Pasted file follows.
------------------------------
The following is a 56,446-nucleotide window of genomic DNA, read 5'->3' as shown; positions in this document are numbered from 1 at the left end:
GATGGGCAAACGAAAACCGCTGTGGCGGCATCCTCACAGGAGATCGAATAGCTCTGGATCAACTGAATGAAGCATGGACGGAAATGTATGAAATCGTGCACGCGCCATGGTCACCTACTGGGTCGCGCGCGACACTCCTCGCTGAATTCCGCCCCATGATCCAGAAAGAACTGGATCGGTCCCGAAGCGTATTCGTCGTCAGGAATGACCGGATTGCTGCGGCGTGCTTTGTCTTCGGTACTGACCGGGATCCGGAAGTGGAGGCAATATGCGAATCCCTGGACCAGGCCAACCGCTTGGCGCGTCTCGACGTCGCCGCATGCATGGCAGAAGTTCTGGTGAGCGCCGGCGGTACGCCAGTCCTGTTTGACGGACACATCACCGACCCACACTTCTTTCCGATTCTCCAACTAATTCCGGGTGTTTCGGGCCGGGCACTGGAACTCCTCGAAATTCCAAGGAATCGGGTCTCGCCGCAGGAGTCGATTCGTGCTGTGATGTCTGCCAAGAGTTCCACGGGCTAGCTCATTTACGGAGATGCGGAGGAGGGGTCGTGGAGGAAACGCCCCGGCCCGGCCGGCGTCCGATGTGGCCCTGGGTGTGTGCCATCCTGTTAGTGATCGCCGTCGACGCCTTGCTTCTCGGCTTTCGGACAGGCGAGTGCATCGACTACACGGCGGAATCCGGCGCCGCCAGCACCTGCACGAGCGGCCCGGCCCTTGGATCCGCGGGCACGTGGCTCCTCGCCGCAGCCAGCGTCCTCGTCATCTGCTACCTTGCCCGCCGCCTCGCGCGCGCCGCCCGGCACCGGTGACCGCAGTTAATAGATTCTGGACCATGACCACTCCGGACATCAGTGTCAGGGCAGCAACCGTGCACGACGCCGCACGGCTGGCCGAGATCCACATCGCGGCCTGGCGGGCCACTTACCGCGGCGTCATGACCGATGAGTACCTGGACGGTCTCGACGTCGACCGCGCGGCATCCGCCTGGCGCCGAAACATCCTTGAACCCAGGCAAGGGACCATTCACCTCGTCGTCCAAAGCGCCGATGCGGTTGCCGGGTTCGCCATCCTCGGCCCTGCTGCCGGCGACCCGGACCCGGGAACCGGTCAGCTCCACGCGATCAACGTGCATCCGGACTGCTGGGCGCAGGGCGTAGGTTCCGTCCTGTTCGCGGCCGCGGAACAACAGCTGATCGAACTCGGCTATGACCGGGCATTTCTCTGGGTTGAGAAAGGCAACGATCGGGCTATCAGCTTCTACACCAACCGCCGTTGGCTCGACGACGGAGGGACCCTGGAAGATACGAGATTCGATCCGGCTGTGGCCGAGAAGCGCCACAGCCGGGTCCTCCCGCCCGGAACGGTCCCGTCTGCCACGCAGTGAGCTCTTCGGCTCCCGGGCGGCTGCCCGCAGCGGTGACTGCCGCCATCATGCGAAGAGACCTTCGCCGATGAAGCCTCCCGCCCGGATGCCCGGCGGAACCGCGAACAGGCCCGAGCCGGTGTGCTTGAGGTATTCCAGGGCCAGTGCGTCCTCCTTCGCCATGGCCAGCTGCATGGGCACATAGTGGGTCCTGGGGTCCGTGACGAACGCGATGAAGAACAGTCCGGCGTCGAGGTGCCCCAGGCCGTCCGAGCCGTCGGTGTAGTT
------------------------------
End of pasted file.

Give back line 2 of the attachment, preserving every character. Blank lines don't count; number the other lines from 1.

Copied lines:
GATGGGCAAACGAAAACCGCTGTGGCGGCATCCTCACAGGAGATCGAATAGCTCTGGATCAACTGAATGAAGCATGGACGGAAATGTATGAAATCGTGCACGCGCCATGGTCACCTACTGGGTCGCGCGCGACACTCCTCGCTGAATTCCGCCCCATGATCCAGAAAGAACTGGATCGGTCCCGAAGCGTATTCGTCGTCAGGAATGACCGGATTGCTGCGGCGTGCTTTGTCTTCGGTACTGACCGGGATCCGGAAGTGGAGGCAATATGCGAATCCCTGGACCAGGCCAACCGCTTGGCGCGTCTCGACGTCGCCGCATGCATGGCAGAAGTTCTGGTGAGCGCCGGCGGTACGCCAGTCCTGTTTGACGGACACATCACCGACCCACACTTCTTTCCGATTCTCCAACTAATTCCGGGTGTTTCGGGCCGGGCACTGGAACTCCTCGAAATTCCAAGGAATCGGGTCTCGCCGCAGGAGTCGATTCGTGCTGTGATGTCTGCCAAGAGTTCCACGGGCTAGCTCATTTACGGAGATGCGGAGGAGGGGTCGTGGAGGAAACGCCCCGGCCCGGCCGGCGTCCGATGTGGCCCTGGGTGTGTGCCATCCTGTTAGTGATCGCCGTCGACGCCTTGCTTCTCGGCTTTCGGACAGGCGAGTGCATCGACTACACGGCGGAATCCGGCGCCGCCAGCACCTGCACGAGCGGCCCGGCCCTTGGATCCGCGGGCACGTGGCTCCTCGCCGCAGCCAGCGTCCTCGTCATCTGCTACCTTGCCCGCCGCCTCGCGCGCGCCGCCCGGCACCGGTGACCGCAGTTAATAGATTCTGGACCATGACCACTCCGGACATCAGTGTCAGGGCAGCAACCGTGCACGACGCCGCACGGCTGGCCGAGATCCACATCGCGGCCTGGCGGGCCACTTACCGCGGCGTCATGACCGATGAGTACCTGGACGGTCTCGACGTCGACCGCGCGGCATCCGCCTGGCGCCGAAACATCCTTGAACCCAGGCAAGGGACCATTCACCTCGTCGTCCAAAGCGCCGATGCGGTTGCCGGGTTCGCCATCCTCGGCCCTGCTGCCGGCGACCCGGACCCGGGAACCGGTCAGCTCCACGCGATCAACGTGCATCCGGACTGCTGGGCGCAGGGCGTAGGTTCCGTCCTGTTCGCGGCCGCGGAACAACAGCTGATCGAACTCGGCTATGACCGGGCATTTCTCTGGGTTGAGAAAGGCAACGATCGGGCTATCAGCTTCTACACCAACCGCCGTTGGCTCGACGACGGAGGGACCCTGGAAGATACGAGATTCGATCCGGCTGTGGCCGAGAAGCGCCACAGCCGGGTCCTCCCGCCCGGAACGGTCCCGTCTGCCACGCAGTGAGCTCTTCGGCTCCCGGGCGGCTGCCCGCAGCGGTGACTGCCGCCATCATGCGAAGAGACCTTCGCCGATGAAGCCTCCCGCCCGGATGCCCGGCGGAACCGCGAACAGGCCCGAGCCGGTGTGCTTGAGGTATTCCAGGGCCAGTGCGTCCTCCTTCGCCATGGCCAGCTGCATGGGCACATAGTGGGTCCTGGGGTCCGTGACGAACGCGATGAAGAACAGTCCGGCGTCGAGGTGCCCCAGGCCGTCCGAGCCGTCGGTGTAGTT